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Minnesota Orchestra names new president and CEO

Michelle Miller Burns will arrive in August and will officially join the orchestra on Sept. 1; her initial contract is for five years.

Michelle Miller Burns will join a growing group of women who head major symphony orchestras in the United States.
Photo by Tracy Martin

The Minnesota Orchestra has a new president and CEO. Announced this morning by board chair Marilyn Carlson Nelson, chosen by a 15-member search committee led by Nancy Lindahl and Warren Mack, her name is Michelle Miller Burns, and she’s originally from Iowa by way of Chicago and Dallas. So she won’t mind the Minnesota weather.

Burns will join a growing group of women who head major symphony orchestras in the United States. Others include Deborah Borda, who became president and CEO of the New York Philharmonic in 2017 (Borda was CEO of the SPCO from 1987–89 and led the Minnesota Orchestra from August 1990 to May 1991); Kim Noltemy of the Dallas Symphony Orchestra; Jennifer Barlament, Atlanta Symphony Orchestra; Melia Tourangeau, Pittsburgh Symphony Orchestra; and Marie-Helène Bernard, St. Louis Symphony Orchestra. 

Burns is currently the Dallas Symphony’s executive vice president for institutional advancement and chief operating officer. She previously served as interim president and CEO of the Dallas Symphony, held a senior fundraising role with the Newberry Library in Chicago and multiple positions with the Chicago Symphony Orchestra. Born in Marengo, Iowa, she began violin lessons at age four and later played with the Chicago Youth Symphony Orchestra. She’s been with the Dallas Symphony since 2015. During her term as interim president and CEO, the symphony ratified a new three-year contract with its musicians, achieved its contributed revenue goal of $24 million and completed its 2016-17 season with a balanced budget.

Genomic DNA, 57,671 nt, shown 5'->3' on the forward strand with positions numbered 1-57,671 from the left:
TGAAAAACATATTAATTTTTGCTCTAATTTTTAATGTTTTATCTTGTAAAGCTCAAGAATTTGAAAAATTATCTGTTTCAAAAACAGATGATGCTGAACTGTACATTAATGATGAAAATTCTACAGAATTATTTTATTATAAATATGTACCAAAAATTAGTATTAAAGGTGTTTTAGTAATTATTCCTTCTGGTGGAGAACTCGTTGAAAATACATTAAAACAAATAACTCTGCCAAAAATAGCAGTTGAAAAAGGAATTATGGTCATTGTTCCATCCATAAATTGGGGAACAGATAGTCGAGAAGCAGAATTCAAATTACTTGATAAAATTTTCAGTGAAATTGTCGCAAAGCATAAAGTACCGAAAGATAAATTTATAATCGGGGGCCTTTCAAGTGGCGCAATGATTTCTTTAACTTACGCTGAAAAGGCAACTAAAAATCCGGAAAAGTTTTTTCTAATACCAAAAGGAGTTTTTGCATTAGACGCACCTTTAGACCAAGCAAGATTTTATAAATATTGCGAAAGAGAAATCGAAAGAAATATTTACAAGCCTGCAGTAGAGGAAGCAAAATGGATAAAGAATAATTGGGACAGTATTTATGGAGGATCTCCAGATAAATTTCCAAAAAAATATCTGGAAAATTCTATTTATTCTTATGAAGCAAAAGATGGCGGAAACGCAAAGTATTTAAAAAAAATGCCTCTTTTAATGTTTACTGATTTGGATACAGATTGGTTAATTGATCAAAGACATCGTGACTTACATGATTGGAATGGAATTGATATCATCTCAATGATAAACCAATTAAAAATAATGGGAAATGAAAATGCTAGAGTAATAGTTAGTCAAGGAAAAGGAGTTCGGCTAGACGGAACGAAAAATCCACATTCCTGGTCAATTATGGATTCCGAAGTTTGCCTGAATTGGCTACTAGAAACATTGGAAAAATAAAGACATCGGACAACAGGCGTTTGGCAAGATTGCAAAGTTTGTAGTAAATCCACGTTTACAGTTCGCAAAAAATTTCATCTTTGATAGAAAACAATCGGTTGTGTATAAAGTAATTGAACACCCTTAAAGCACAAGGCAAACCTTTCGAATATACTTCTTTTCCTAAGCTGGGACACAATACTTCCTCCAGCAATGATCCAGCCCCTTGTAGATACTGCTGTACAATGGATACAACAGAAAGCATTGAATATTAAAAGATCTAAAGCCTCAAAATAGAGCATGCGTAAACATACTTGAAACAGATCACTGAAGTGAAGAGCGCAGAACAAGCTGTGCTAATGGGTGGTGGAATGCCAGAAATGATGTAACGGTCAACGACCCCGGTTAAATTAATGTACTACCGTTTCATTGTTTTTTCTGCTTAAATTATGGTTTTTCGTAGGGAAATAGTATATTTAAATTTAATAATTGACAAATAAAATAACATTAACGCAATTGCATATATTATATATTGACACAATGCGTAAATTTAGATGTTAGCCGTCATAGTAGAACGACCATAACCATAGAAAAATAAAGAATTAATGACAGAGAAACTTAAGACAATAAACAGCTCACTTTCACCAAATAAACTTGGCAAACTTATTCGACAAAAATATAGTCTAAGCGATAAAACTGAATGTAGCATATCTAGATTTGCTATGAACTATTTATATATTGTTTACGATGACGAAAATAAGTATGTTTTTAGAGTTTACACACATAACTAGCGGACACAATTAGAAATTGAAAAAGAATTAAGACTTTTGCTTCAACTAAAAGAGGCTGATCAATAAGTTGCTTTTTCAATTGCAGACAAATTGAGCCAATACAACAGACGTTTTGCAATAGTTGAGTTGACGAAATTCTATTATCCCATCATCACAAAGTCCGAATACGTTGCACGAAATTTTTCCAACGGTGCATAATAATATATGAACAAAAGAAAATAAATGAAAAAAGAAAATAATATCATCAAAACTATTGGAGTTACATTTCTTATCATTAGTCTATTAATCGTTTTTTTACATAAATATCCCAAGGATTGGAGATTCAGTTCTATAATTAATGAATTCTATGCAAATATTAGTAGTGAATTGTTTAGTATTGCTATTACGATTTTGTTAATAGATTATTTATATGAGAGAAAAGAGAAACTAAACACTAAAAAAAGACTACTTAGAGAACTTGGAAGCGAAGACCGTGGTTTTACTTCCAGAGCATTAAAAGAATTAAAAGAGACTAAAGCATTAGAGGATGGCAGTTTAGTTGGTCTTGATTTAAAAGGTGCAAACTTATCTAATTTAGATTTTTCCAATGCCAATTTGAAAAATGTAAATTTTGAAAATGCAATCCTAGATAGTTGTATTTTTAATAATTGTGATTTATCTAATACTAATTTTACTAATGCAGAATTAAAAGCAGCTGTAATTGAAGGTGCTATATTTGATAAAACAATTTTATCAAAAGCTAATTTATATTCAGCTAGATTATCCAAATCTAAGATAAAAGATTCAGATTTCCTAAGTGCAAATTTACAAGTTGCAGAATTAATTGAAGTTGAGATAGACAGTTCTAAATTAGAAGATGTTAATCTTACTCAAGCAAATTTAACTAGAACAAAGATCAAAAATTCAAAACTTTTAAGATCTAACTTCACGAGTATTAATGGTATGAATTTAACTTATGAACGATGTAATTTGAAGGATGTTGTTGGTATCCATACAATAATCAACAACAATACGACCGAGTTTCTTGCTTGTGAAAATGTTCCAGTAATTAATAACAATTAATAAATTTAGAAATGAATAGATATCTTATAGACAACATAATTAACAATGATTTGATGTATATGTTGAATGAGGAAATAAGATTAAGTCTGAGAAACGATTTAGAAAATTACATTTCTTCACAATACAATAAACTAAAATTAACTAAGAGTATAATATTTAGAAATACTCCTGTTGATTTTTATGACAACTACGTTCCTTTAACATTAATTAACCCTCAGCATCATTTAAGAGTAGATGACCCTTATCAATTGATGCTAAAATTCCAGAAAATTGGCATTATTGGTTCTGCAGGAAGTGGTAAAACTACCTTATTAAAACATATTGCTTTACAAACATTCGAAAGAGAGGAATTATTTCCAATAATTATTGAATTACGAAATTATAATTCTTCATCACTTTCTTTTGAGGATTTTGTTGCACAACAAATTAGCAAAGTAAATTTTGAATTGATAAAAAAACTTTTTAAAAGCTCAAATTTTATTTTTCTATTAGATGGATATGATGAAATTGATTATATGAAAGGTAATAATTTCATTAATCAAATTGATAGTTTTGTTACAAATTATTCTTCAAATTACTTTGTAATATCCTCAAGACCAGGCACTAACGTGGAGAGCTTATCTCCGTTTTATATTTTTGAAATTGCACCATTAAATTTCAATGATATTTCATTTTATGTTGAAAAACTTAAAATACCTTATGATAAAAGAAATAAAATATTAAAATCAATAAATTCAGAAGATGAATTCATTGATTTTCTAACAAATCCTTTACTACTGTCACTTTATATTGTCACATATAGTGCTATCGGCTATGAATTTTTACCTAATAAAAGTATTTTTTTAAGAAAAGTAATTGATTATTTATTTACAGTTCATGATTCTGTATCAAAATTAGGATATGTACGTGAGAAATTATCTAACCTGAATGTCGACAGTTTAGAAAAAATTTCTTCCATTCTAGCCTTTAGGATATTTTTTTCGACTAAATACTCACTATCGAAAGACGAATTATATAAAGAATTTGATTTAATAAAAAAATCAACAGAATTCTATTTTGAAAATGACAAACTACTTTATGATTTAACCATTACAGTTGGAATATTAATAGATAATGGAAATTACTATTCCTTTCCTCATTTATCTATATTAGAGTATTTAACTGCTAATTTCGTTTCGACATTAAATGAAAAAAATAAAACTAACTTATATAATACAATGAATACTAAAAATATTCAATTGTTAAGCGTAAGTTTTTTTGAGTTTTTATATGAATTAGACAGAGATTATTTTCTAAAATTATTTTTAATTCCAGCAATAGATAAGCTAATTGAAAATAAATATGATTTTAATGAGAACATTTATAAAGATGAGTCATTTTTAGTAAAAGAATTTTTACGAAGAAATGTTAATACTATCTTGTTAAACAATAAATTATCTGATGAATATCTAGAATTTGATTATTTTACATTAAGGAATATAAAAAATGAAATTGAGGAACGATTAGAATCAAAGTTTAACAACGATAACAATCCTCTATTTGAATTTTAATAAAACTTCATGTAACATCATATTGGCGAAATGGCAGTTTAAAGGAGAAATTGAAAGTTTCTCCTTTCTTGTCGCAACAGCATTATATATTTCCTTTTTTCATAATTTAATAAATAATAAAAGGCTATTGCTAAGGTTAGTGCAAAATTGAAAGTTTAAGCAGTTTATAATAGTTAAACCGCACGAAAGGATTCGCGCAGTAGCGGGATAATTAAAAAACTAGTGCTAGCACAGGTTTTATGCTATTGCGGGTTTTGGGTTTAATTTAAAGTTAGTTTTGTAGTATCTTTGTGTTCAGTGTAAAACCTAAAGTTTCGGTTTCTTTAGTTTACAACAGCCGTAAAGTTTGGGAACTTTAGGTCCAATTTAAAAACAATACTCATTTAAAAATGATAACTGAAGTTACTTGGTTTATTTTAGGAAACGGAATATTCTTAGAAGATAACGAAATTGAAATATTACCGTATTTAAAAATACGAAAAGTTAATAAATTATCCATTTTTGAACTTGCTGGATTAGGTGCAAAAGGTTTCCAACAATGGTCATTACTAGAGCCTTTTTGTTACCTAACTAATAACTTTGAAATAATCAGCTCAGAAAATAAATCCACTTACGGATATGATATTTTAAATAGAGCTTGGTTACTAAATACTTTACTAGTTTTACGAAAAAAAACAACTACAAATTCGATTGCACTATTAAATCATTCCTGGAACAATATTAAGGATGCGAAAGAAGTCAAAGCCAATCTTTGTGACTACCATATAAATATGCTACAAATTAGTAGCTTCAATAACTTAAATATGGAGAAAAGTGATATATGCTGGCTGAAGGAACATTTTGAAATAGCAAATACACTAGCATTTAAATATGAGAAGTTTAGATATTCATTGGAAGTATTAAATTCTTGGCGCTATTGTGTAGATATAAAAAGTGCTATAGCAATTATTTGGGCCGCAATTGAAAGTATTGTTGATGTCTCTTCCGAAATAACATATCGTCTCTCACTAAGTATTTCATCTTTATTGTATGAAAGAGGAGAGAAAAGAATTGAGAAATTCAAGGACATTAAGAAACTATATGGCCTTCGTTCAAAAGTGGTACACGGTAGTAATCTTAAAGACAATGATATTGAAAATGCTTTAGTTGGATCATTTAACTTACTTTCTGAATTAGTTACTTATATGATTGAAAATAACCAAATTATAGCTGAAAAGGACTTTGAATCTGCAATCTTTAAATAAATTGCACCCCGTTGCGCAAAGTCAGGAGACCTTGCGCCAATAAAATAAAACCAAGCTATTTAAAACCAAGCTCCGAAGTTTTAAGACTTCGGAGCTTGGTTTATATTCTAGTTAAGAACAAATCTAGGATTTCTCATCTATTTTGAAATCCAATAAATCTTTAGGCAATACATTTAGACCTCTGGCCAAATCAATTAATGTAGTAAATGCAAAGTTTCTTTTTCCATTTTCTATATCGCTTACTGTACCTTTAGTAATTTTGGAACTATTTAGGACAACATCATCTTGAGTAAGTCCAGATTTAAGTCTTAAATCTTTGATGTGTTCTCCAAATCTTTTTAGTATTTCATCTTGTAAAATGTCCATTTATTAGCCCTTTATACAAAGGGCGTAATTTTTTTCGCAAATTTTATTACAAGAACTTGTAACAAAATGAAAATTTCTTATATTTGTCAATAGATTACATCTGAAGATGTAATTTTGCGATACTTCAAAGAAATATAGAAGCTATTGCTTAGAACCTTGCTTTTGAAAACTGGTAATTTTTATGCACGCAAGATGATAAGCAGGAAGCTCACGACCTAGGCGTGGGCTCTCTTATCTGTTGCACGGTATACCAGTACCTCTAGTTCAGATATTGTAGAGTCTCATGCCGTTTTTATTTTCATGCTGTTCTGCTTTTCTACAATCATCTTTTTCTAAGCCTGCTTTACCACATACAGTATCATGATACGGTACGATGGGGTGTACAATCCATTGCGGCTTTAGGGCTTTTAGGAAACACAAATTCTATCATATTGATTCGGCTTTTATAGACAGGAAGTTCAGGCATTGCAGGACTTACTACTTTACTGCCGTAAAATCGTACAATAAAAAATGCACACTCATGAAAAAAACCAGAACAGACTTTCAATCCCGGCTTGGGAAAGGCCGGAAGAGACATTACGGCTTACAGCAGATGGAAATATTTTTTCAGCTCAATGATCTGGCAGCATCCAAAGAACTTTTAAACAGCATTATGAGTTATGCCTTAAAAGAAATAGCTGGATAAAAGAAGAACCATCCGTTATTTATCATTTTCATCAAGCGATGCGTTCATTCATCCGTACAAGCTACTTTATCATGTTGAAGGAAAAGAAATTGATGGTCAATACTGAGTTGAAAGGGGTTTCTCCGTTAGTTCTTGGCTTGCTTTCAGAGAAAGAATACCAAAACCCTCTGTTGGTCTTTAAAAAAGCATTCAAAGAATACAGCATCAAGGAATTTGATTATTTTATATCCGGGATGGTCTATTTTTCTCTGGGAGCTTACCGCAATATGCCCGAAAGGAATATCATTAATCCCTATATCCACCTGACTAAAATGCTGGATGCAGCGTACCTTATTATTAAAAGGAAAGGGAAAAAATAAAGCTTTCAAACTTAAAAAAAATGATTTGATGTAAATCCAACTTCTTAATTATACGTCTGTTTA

“I am impressed by the artistry of Music Director Osmo Vänskä and the musicians of the Minnesota Orchestra,” Burns said in a statement. “It is clear that they have a strong relationship with their audience and the community. There is a great spirit of collaboration throughout the organization, which is very appealing to me. The collaborative model that has been embraced by the Minnesota Orchestra reflects my own leadership style, which is transparent and open to a wide range of perspectives and input.”

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Said Vänskä, “Michelle understands where we have come from as an organization and she shares our vision for where we want to go. She cultivates strong relationships with musicians and collaborators, and I look forward to partnering with her as we plan for the Minnesota Orchestra’s future.”

Burns succeeds Kevin Smith, who will retire as president and CEO on Aug. 31. She will find the orchestra much different from when Smith joined it. When he first signed on as interim president in May 2014, lured out of retirement, the orchestra had just emerged from a 15-month lockout so bad that the New York Times dubbed it a “near death experience.”

Burns will arrive here in August, just in time to join the orchestra on its history-making, five-city South Africa tour. Her official start date is Sept. 1, and her initial contract is for five years.